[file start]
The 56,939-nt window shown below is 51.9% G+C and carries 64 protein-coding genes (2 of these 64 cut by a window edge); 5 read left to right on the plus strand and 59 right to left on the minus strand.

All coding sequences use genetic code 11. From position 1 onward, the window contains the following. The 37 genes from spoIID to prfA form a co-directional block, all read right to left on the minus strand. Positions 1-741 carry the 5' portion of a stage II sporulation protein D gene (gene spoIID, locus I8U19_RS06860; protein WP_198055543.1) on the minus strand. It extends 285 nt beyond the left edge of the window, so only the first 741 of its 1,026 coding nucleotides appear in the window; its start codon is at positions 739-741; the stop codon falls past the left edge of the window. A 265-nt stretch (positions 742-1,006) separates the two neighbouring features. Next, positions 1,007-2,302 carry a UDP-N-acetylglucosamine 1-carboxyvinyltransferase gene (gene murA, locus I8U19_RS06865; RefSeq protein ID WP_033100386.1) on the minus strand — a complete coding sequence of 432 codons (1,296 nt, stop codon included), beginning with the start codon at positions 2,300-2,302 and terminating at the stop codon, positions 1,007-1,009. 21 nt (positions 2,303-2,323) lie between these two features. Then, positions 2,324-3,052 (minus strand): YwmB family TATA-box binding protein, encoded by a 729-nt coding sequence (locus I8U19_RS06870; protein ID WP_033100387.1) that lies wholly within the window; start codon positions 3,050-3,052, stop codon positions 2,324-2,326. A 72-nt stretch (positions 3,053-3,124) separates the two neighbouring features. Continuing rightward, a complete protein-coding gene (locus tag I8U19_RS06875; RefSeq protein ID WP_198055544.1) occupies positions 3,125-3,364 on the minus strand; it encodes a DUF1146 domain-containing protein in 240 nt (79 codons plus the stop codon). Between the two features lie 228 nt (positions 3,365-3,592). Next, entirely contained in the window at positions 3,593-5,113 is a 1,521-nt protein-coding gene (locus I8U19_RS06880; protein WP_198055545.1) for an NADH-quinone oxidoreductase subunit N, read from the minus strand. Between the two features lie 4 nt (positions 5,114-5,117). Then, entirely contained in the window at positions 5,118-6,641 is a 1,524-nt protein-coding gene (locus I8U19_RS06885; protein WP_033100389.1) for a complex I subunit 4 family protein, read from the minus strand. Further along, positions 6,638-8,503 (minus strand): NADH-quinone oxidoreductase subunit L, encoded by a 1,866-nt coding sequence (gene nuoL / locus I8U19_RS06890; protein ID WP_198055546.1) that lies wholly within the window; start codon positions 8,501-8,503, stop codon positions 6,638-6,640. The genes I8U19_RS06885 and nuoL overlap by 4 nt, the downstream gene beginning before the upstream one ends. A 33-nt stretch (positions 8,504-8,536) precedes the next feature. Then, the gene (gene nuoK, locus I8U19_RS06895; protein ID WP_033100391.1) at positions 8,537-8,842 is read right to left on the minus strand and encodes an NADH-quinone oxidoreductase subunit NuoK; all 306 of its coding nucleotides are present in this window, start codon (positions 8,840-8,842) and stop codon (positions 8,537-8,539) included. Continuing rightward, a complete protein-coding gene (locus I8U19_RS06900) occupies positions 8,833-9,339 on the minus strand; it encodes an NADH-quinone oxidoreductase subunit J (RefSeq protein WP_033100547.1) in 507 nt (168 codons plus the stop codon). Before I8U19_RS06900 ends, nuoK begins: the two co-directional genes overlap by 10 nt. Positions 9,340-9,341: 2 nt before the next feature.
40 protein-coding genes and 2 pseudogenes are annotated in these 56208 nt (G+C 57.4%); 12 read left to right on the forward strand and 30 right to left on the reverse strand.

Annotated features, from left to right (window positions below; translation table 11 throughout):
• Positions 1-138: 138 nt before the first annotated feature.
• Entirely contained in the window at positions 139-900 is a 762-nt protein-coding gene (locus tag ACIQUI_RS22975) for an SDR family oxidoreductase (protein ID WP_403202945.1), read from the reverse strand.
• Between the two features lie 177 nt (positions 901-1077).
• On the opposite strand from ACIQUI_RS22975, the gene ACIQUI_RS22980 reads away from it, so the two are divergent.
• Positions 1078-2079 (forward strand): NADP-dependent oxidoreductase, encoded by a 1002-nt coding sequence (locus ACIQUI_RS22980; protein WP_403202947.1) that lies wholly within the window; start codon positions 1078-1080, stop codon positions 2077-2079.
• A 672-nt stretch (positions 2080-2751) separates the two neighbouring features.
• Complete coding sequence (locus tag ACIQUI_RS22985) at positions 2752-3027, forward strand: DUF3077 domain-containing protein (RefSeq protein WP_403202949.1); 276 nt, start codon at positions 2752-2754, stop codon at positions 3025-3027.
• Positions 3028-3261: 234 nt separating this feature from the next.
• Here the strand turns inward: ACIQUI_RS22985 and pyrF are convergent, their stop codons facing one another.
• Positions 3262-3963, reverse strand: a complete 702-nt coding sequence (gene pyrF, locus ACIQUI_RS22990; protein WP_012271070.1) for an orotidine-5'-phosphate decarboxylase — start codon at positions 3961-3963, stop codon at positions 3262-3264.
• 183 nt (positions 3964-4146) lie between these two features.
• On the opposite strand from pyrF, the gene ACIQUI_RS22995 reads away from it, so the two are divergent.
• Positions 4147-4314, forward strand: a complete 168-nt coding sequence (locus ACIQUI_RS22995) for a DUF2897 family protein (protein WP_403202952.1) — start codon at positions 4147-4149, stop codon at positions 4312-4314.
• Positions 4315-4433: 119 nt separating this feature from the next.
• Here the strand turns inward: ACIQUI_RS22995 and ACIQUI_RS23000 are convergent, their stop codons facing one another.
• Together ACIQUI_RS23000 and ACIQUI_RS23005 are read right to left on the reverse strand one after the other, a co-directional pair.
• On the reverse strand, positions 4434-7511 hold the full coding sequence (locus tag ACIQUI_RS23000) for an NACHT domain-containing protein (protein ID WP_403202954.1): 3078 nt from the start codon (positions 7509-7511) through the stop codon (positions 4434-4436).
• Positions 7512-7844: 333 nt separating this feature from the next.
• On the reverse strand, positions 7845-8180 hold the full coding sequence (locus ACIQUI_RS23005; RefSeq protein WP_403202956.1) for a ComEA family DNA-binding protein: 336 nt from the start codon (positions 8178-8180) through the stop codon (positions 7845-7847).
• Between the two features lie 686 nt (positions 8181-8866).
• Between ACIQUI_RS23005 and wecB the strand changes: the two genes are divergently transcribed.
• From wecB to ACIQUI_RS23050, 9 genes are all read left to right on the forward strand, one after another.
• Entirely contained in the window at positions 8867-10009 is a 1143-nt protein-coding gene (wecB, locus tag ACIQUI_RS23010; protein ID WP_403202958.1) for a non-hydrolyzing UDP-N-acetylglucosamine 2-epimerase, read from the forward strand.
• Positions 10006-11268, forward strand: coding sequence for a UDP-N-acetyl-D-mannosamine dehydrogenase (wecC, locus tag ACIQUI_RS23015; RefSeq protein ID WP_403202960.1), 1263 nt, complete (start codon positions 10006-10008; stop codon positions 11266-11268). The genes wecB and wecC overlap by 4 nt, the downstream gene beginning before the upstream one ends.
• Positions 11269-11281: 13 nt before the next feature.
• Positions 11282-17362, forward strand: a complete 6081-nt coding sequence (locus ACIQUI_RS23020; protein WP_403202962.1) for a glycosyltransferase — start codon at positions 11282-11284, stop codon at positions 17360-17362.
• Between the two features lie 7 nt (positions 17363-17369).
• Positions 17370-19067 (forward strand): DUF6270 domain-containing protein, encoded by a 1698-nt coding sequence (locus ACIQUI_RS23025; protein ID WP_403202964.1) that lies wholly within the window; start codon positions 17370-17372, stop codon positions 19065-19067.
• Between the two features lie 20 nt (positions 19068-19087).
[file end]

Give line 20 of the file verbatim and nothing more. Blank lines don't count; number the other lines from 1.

• Together ACIQUI_RS23000 and ACIQUI_RS23005 are read right to left on the reverse strand one after the other, a co-directional pair.